Riding the River

Rockin' Thunder takes advantage of
newly opened Kentucky River Locks

Two-day trips being offered from Madison to Frankfort

(July 2015) – The newly opened and repaired Kentucky River Locks and Dams have been a big success since opening on May 22 for the first time since its renovation work started in 2007. The historic locks were built in the 1830s.

The Full 2015 Kentucky River
Locks Schedule

• Fridays, Saturdays and Sundays:
10 a.m. to 7:30 p.m.

• Additional Holiday Lockage Hours: Monday, July 6, 10 a.m. - 7:30 p.m.; Monday, Sept. 7, 10 a.m. – 7:30 p.m.

• Beginning Sept. 11th locking hours Friday-Sunday will move back one hour and will be from 9 a.m. - 6:30 p.m.

• Kentucky River Locks 5-14 are closed until further notice.

• Information: (502) 564-2866

Kentucky river locks Nos. 1-4 are now opened to the public, including Lock 1 (Carrollton), Lock 2 (Lockport), Lock 3 (Monterey) and Lock 4 (Frankfort). The Kentucky River Authority operates Kentucky River locks and dams 5 through 14. It is administratively attached to the Finance and Administration Cabinet.
There are 15 locks total – all owned by the state of Kentucky. The state spent $8 million to get the first four locks open, and they have the potential to open locks 5, 6 and 7. But it is just the cost that prevents them from opening the rest.
The Rockin’ Thunder Jet Boat, based in Madison, Ind., was the first commercial boat to make the full trip from Carrollton to Frankfort. The business has been in Madison for three seasons now. The journey included a 5-hour, 155-mile boat ride up river. Beginning in July, once a month, the Rockin’ Thunder Jet Boat will be offering the 155-mile Kentucky River Overnight Adventure, which is limited to 12 people.

Photo provided

Rockin’ Thunder Jet Boat Rides Capt. Paul Nicholson steers his boat of passengers through one of the Kentucky River Locks in early May to explore and plan public tours that he is now offering patrons.

“We knew the river has been closed for eight years, so we drove up in a vehicle to make sure that we could make the trip and get fuel in Frankfort. Then we realized that the trip would have to be overnight,” said Rockin’ Thunder Capt. Paul Nicholson. He operates the boat and runs the Rockin’ Thunder Jet Boat Rides with his partner, Janet Harding. From Madison, the boat will go up river to Carrollton, then through all four locks along the Kentucky River to Frankfort. On stop along the way is historic town of Gratz, Ky., for lunch at the News Café Antiques & Gold Star Bed and Breakfast, provided by Linda and Earl New.
The trip also includes a tour of the Buffalo Trace Bourbon Distillery and a stay in the Capital Plaza Hotel in Frankfort.
“Our goal is to get people into the hotels and stay over night. When people stay here they have to eat and be entertained, which helps restaurants and the shopping districts. Once you get people in Frankfort, then there will be a domino affect throughout the area, which can impact everyone in years to come.”
The Frankfort tourism office has worked on obtaining discounted lodging rates, dining options, and entertainment in Frankfort. They are also working closely with the people of Gratz.
Lucas Soule of Madison owns and operates Eagle Hollow Marina and took a ride up the Kentucky River with Capt. Nicholson in June. He was impressed.
“I have been through bigger locks before, but is very neat seeing how old the Kentucky locks are and how they worked back then. There is so much history there, and it really is amazing to see.”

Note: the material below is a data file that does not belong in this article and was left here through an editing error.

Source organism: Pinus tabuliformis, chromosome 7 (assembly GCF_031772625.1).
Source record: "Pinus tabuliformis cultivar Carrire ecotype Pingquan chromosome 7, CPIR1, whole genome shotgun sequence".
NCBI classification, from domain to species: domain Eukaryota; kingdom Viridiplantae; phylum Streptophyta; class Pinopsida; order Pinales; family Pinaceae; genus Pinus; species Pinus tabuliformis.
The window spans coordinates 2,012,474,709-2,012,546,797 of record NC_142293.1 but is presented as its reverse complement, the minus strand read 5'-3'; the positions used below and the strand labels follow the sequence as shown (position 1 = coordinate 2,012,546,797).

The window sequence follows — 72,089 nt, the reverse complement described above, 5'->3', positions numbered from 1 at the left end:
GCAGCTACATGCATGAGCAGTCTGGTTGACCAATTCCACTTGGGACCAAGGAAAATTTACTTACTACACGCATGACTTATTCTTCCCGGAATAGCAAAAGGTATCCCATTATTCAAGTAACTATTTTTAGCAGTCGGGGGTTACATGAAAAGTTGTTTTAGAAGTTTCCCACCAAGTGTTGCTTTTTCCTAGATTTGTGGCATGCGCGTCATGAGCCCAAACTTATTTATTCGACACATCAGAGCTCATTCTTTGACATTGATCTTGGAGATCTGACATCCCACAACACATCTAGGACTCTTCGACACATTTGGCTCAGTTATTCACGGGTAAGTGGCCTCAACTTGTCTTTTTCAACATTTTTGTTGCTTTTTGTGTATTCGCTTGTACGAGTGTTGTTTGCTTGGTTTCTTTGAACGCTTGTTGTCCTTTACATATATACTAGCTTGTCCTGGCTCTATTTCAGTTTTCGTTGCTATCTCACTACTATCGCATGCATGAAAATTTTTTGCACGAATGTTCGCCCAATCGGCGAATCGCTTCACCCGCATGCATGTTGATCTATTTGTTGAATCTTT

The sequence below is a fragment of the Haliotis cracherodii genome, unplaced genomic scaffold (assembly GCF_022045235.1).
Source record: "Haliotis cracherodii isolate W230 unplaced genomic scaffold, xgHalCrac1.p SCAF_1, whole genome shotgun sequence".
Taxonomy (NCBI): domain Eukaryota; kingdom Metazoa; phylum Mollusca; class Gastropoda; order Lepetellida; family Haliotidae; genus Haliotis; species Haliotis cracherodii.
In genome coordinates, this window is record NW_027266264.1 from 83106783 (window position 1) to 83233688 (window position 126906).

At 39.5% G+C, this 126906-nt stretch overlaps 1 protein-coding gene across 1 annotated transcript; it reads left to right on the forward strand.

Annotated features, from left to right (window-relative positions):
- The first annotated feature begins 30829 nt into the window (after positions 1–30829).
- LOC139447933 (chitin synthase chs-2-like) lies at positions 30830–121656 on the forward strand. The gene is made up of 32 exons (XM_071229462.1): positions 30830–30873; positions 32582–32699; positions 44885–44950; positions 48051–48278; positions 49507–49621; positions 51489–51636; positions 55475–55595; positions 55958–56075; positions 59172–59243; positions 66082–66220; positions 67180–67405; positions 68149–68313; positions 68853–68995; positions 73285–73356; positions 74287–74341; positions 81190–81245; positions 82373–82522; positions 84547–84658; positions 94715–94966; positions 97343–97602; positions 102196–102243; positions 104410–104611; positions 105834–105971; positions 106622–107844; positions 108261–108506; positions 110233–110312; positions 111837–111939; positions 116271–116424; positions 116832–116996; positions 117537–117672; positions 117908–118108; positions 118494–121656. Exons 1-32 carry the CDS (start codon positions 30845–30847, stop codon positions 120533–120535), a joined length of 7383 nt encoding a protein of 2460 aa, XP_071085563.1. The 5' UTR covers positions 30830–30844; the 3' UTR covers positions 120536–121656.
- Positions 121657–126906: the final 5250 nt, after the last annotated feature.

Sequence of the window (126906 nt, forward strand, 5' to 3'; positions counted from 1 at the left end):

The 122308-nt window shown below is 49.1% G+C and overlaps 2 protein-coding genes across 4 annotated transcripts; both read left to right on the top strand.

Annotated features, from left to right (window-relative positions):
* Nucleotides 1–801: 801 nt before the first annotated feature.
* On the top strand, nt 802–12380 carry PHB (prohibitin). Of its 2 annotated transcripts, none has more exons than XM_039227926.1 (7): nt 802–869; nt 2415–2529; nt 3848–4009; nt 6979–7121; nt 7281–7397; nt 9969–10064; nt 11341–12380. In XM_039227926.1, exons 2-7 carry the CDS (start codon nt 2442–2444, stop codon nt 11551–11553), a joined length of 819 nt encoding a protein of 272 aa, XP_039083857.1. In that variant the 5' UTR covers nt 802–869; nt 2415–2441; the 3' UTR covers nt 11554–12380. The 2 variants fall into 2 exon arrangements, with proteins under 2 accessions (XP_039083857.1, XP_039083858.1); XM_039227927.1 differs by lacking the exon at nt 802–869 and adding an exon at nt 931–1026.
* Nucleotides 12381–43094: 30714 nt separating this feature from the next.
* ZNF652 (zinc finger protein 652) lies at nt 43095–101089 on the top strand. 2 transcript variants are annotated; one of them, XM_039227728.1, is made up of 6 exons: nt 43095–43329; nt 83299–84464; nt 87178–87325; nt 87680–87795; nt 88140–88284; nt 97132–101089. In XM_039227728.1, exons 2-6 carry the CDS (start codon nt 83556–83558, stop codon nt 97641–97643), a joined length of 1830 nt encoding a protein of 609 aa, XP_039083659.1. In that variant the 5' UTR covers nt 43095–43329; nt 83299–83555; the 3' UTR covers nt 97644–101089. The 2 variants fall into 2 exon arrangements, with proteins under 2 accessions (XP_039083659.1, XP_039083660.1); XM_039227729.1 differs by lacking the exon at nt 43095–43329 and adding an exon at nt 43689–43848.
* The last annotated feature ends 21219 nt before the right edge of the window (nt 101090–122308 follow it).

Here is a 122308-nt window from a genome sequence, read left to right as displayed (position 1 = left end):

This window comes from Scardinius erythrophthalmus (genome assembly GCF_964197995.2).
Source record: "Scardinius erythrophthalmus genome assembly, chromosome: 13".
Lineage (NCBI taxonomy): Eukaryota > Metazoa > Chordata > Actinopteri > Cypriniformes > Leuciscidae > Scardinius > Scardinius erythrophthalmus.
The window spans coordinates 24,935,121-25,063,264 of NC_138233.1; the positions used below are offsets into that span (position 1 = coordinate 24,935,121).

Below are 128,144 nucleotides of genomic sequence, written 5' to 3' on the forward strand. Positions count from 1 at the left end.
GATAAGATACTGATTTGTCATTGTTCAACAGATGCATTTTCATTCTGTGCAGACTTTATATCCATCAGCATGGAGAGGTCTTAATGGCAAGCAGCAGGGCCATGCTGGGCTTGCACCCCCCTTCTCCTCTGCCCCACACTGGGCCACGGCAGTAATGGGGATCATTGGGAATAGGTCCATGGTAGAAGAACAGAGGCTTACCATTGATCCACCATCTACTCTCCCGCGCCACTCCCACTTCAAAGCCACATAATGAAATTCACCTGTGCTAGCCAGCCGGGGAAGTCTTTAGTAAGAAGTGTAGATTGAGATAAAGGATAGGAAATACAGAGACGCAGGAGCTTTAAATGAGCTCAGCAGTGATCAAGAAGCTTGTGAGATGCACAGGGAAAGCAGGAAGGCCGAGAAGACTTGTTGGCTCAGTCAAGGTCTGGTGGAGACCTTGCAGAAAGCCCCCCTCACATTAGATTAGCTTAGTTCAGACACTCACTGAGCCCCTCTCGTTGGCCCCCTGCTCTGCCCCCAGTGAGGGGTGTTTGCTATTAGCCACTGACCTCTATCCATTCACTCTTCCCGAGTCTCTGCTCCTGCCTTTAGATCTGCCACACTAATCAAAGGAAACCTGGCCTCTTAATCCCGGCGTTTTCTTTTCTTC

Photo by Emily Ward

Rockin’ Thunder Jet Boat Rides Capt. Paul Nicholson and partner Janet Harding pose at the Madison, Ind., boat ramp, where they offer rides on the Ohio River.

Anybody in any boat could go through the locks. The lockmasters can help the boaters lock through and are always there to assist boaters through the operation.
Nicholson said, “There are many people who have their own boats but want to take a trip on the Rockin’ Thunder tour and learn the lock process from us, then eventually go through the locks in their own boats.’
Harding added: “We anticipate as early as next year maybe will will have a larger boat. We hope to bring people from Frankfort to Madison and have them stay the weekend then bring them back to Frankfort, and vice versa.”
Past Carrollton, the area is so remote that there will probably not be a lot of construction or development along that river because of the flood lines changing so often and the lack of roads to the riverbank, Nicholson said. “This is a spectacular, remote and scenic section of the river that few ever get to see.”
However, a new hunting lodge is being built on the Kentucky River. Nicholson and Harding say they have spoken to the people building the lodge and hope to offer a boat tour and overnight stay with them in the future.
The U.S. Coast guard regulations require boat drivers to have to have a Master’s Captain License in order to haul passengers. Therefore, both Nicholson and Harding attended Captain School in Traverse City, Mich.
Nicholson, an Idaho native, has been boating since he was a little kid. He bought his first boat at age 15 before he even owned a car.
Soule said, “Paul does lots of research and really knows­­ all the history of the locks and he loves to share stories about everything.”
The tour dates of the Rockin’ Thunder boat rides include July 10-11, Aug. 7-8, Sept. 18-19, Oct. 9-10 and Oct. 16-17. The boat fare is $225 per person. The Capitol Plaza Hotel will provide discounted lodging for $89 per room. Reservations are required due to their 12-person limit.

• For more information, call Rockin’ Thunder Jet Boat Rides at (812) 701-1155.

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